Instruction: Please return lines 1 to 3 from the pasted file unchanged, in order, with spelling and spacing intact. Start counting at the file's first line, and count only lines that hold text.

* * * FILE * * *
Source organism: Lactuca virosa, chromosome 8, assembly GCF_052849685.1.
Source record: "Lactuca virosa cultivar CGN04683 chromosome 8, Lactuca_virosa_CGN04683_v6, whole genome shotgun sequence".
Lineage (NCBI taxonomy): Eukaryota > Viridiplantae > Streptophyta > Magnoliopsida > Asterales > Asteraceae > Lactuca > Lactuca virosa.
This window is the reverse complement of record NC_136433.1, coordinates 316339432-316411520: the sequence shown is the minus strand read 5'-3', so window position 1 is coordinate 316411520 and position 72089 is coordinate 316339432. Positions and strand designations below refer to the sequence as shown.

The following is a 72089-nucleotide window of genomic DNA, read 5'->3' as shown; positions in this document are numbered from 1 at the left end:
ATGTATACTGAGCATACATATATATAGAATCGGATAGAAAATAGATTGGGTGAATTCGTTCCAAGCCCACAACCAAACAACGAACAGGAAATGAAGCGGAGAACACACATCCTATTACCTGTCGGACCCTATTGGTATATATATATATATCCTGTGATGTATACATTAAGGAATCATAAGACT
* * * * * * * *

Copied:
Source organism: Lactuca virosa, chromosome 8, assembly GCF_052849685.1.
Source record: "Lactuca virosa cultivar CGN04683 chromosome 8, Lactuca_virosa_CGN04683_v6, whole genome shotgun sequence".
Lineage (NCBI taxonomy): Eukaryota > Viridiplantae > Streptophyta > Magnoliopsida > Asterales > Asteraceae > Lactuca > Lactuca virosa.